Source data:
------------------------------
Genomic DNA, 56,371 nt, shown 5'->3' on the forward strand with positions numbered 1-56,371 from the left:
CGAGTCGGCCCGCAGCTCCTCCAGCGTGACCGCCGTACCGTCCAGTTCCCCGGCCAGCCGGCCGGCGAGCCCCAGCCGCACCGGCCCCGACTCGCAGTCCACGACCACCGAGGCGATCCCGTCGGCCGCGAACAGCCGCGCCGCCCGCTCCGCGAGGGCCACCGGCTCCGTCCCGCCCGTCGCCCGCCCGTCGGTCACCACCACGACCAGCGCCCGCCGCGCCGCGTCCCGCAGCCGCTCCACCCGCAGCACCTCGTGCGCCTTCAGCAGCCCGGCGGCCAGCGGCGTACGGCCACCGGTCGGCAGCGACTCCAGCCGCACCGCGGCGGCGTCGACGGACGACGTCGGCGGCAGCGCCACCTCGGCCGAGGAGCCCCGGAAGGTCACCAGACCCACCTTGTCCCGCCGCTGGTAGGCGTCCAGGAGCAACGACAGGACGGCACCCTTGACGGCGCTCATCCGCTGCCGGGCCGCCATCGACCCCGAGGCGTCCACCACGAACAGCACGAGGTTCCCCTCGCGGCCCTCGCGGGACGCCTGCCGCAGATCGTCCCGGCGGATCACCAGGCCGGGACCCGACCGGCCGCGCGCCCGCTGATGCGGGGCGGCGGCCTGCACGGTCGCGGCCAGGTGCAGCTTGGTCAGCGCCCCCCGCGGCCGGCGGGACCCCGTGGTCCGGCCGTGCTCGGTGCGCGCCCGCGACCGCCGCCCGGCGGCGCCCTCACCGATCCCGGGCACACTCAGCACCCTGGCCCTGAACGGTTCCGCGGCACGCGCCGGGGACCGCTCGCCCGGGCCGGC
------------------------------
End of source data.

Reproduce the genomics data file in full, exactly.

Genomic DNA, 56,371 nt, shown 5'->3' on the forward strand with positions numbered 1-56,371 from the left:
CGAGTCGGCCCGCAGCTCCTCCAGCGTGACCGCCGTACCGTCCAGTTCCCCGGCCAGCCGGCCGGCGAGCCCCAGCCGCACCGGCCCCGACTCGCAGTCCACGACCACCGAGGCGATCCCGTCGGCCGCGAACAGCCGCGCCGCCCGCTCCGCGAGGGCCACCGGCTCCGTCCCGCCCGTCGCCCGCCCGTCGGTCACCACCACGACCAGCGCCCGCCGCGCCGCGTCCCGCAGCCGCTCCACCCGCAGCACCTCGTGCGCCTTCAGCAGCCCGGCGGCCAGCGGCGTACGGCCACCGGTCGGCAGCGACTCCAGCCGCACCGCGGCGGCGTCGACGGACGACGTCGGCGGCAGCGCCACCTCGGCCGAGGAGCCCCGGAAGGTCACCAGACCCACCTTGTCCCGCCGCTGGTAGGCGTCCAGGAGCAACGACAGGACGGCACCCTTGACGGCGCTCATCCGCTGCCGGGCCGCCATCGACCCCGAGGCGTCCACCACGAACAGCACGAGGTTCCCCTCGCGGCCCTCGCGGGACGCCTGCCGCAGATCGTCCCGGCGGATCACCAGGCCGGGACCCGACCGGCCGCGCGCCCGCTGATGCGGGGCGGCGGCCTGCACGGTCGCGGCCAGGTGCAGCTTGGTCAGCGCCCCCCGCGGCCGGCGGGACCCCGTGGTCCGGCCGTGCTCGGTGCGCGCCCGCGACCGCCGCCCGGCGGCGCCCTCACCGATCCCGGGCACACTCAGCACCCTGGCCCTGAACGGTTCCGCGGCACGCGCCGGGGACCGCTCGCCCGGGCCGGC